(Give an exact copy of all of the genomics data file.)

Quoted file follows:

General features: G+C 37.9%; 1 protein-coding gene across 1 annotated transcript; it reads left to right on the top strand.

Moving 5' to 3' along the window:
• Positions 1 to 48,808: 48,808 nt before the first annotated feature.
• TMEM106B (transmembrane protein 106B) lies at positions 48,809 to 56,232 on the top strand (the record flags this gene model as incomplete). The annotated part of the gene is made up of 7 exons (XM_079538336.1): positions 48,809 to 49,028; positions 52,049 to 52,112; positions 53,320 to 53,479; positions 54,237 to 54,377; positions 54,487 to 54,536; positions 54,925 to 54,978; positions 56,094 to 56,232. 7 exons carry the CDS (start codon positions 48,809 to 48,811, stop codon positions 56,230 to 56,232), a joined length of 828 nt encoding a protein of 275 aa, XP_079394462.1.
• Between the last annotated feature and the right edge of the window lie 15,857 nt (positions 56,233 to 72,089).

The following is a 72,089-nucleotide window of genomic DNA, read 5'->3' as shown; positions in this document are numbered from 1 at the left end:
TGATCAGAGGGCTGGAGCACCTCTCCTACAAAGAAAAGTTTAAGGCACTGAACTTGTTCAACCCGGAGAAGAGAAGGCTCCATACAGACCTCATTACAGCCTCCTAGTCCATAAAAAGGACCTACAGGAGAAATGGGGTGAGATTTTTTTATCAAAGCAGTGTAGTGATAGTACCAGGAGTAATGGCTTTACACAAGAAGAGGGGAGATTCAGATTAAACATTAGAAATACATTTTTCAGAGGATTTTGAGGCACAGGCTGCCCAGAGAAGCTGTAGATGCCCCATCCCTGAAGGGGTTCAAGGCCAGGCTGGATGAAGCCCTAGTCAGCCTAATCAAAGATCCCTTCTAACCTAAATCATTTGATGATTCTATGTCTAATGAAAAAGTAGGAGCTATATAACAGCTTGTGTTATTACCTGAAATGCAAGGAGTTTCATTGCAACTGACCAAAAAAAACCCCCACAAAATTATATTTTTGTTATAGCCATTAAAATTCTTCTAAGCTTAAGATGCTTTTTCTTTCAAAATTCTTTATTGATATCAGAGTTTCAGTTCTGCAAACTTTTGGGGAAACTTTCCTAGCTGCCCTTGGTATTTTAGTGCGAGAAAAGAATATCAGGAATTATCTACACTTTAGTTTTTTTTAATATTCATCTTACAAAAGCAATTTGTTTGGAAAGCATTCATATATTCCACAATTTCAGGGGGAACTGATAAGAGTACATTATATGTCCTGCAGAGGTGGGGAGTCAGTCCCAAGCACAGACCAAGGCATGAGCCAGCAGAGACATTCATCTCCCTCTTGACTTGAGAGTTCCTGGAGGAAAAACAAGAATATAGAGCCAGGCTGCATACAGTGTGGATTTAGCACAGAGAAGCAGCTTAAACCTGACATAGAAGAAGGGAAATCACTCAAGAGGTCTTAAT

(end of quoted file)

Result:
General features: G+C 37.9%; 1 protein-coding gene across 1 annotated transcript; it reads left to right on the top strand.

Moving 5' to 3' along the window:
• Positions 1 to 48,808: 48,808 nt before the first annotated feature.
• TMEM106B (transmembrane protein 106B) lies at positions 48,809 to 56,232 on the top strand (the record flags this gene model as incomplete). The annotated part of the gene is made up of 7 exons (XM_079538336.1): positions 48,809 to 49,028; positions 52,049 to 52,112; positions 53,320 to 53,479; positions 54,237 to 54,377; positions 54,487 to 54,536; positions 54,925 to 54,978; positions 56,094 to 56,232. 7 exons carry the CDS (start codon positions 48,809 to 48,811, stop codon positions 56,230 to 56,232), a joined length of 828 nt encoding a protein of 275 aa, XP_079394462.1.
• Between the last annotated feature and the right edge of the window lie 15,857 nt (positions 56,233 to 72,089).

The following is a 72,089-nucleotide window of genomic DNA, read 5'->3' as shown; positions in this document are numbered from 1 at the left end:
TGATCAGAGGGCTGGAGCACCTCTCCTACAAAGAAAAGTTTAAGGCACTGAACTTGTTCAACCCGGAGAAGAGAAGGCTCCATACAGACCTCATTACAGCCTCCTAGTCCATAAAAAGGACCTACAGGAGAAATGGGGTGAGATTTTTTTATCAAAGCAGTGTAGTGATAGTACCAGGAGTAATGGCTTTACACAAGAAGAGGGGAGATTCAGATTAAACATTAGAAATACATTTTTCAGAGGATTTTGAGGCACAGGCTGCCCAGAGAAGCTGTAGATGCCCCATCCCTGAAGGGGTTCAAGGCCAGGCTGGATGAAGCCCTAGTCAGCCTAATCAAAGATCCCTTCTAACCTAAATCATTTGATGATTCTATGTCTAATGAAAAAGTAGGAGCTATATAACAGCTTGTGTTATTACCTGAAATGCAAGGAGTTTCATTGCAACTGACCAAAAAAAACCCCCACAAAATTATATTTTTGTTATAGCCATTAAAATTCTTCTAAGCTTAAGATGCTTTTTCTTTCAAAATTCTTTATTGATATCAGAGTTTCAGTTCTGCAAACTTTTGGGGAAACTTTCCTAGCTGCCCTTGGTATTTTAGTGCGAGAAAAGAATATCAGGAATTATCTACACTTTAGTTTTTTTTAATATTCATCTTACAAAAGCAATTTGTTTGGAAAGCATTCATATATTCCACAATTTCAGGGGGAACTGATAAGAGTACATTATATGTCCTGCAGAGGTGGGGAGTCAGTCCCAAGCACAGACCAAGGCATGAGCCAGCAGAGACATTCATCTCCCTCTTGACTTGAGAGTTCCTGGAGGAAAAACAAGAATATAGAGCCAGGCTGCATACAGTGTGGATTTAGCACAGAGAAGCAGCTTAAACCTGACATAGAAGAAGGGAAATCACTCAAGAGGTCTTAAT